Dirty Harry winds up on the Dead Pool list as well, but not before testifying against Mafioso Lou Janero. Harry’s testimony makes him a celebrity, putting him in the path of newscaster Samantha Walker (Patricia Clarkson). Walker is something of a sleazebag, thrusting her camera into people’s faces as they emotionally break down. Harry’s idea of a meet-cute is breaking Walker’s camera. She responds by practically blackmailing him into having dinner with her. This is what passes for romance on Callahan’s beat.

Armed with a copy of the Dead Pool list, Callahan tries to stay one step ahead of the murders. Swan, who’s such a prick that one hopes he’s the killer, looks more and more guilty as his enemies wind up butchered in the same manner as victims in his films. The Dead Pool screws up big time by presenting us with the killer in silhouette, but allowing us to hear his voice. Since the maniac’s British accent is worse than Kevin Costner’s, we immediately know Swan is innocent.

I’m a sucker for the Dirty Harry series, and part of the fun of this one is a sense that Clint is settling personal scores. The press, directors, and film critics all take a beating. The critic, who reminded me of Pauline Kael, meets an especially mean-spirited end. “Do you like my movies?” asks the guy with the fake British accent. “Who are you?” the critic responds. Wrong answer, lady!

If nothing else, The Dead Pool should be remembered for its homage to Bullitt’s famous car chase. Flying over hill after hill, Callahan and Kim try to outdrive an explosive remote-controlled car that looks like KITT from Knight Rider. Van Horn expertly stages this riotously enjoyable chase sequence, cutting between the killer (who’s driving both a real car and the toy one) and the increasingly panicked Harry. There’s high comedy in the sound effect the toy car makes, not to mention its ability to go about 90mph. Before gunning for Harry, the killer does a test run, blowing up another Dead Pool victim in the process. The killer blows up Harry too, but watchers of this series know Dirty Harry Callahan is impervious to car accidents. Harry gets out of the car and walks away after the explosion.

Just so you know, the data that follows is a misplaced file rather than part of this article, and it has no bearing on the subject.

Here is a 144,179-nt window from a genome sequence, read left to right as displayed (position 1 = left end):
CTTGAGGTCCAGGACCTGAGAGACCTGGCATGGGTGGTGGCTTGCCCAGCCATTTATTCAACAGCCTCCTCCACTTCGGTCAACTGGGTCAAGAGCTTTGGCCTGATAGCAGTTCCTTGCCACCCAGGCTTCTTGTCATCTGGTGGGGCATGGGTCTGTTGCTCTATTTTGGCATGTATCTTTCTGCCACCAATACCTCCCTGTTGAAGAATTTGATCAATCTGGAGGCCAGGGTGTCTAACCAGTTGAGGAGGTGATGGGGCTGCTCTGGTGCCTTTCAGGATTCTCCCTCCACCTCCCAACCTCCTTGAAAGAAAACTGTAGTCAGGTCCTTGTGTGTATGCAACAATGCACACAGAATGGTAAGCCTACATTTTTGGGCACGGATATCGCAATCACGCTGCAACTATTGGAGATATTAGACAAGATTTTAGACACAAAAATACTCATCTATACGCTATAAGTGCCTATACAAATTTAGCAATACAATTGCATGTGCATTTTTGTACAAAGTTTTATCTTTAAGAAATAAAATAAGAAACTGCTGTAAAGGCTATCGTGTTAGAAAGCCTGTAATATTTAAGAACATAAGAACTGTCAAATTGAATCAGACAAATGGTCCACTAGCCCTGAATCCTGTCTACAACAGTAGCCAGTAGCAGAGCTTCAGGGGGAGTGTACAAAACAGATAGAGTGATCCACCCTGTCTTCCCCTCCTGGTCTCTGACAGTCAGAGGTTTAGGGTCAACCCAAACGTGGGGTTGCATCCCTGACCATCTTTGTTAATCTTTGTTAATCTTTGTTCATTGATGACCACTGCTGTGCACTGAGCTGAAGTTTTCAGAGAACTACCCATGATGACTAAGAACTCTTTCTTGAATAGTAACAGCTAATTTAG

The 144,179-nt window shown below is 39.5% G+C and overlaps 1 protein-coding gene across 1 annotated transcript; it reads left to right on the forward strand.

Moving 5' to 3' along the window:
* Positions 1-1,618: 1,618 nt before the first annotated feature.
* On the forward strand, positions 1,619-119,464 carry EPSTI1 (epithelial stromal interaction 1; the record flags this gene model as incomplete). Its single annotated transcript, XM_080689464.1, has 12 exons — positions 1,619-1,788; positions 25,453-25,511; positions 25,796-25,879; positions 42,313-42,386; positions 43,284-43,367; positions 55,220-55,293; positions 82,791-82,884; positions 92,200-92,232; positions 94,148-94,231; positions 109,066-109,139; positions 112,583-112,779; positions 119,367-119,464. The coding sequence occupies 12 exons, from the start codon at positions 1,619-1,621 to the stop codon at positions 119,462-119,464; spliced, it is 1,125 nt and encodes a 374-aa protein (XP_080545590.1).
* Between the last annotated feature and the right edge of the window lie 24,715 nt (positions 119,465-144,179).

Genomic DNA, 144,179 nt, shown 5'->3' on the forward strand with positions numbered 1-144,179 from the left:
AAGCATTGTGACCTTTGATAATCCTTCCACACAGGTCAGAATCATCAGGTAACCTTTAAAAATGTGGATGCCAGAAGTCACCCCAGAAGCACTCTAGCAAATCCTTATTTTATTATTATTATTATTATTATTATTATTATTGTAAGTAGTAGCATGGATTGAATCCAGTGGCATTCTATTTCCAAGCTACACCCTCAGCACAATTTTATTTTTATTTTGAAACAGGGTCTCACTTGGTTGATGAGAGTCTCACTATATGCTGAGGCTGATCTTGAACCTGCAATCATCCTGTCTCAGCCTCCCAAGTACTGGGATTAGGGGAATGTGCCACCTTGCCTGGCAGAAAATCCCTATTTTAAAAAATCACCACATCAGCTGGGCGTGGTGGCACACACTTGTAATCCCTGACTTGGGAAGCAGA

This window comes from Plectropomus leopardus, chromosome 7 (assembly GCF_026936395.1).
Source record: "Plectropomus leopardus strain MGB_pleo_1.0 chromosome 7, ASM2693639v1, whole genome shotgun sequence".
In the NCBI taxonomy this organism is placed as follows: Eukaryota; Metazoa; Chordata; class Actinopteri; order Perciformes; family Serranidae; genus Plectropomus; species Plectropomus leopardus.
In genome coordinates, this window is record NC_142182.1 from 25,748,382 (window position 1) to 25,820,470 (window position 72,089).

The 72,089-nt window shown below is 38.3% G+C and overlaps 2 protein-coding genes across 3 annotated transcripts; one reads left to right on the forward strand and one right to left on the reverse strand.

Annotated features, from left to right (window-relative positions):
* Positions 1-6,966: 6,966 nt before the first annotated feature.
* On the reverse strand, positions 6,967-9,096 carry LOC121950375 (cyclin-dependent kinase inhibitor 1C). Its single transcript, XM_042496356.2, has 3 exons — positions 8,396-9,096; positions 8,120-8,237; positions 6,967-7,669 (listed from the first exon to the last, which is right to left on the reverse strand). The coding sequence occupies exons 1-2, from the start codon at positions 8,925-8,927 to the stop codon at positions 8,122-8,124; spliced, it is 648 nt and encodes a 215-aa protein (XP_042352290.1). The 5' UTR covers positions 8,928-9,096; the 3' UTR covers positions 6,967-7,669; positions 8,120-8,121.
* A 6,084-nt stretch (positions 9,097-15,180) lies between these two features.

Less disturbing than its immediate predecessor, Sudden Impact, The Dead Pool ends the series on a lighter note than one might expect. It’s still plenty violent, but it takes the occasional breather for Callahan to interact with his partner and his journalist lover. Lalo Schifrin once again scores Harry’s movements, and Clarkson holds her own as the one character with an arc. She’s stupidly put in danger as a device for Harry’s heroism, but I liked how she refused to play the victim. Neeson only has one note to play, but he’s suitably unlikeable. Clint is Dirty Harry, so all he has to do is show up, growl, and shoot a huge harpoon through a guy’s chest.

It probably wasn’t wise for the filmmakers to end Dirty Harry’s reign with Eastwood uttering a post-killing line more suited for Stallone or Schwarzenegger, but from an entertainment standpoint, The Dead Pool doesn’t leave one shit outta luck.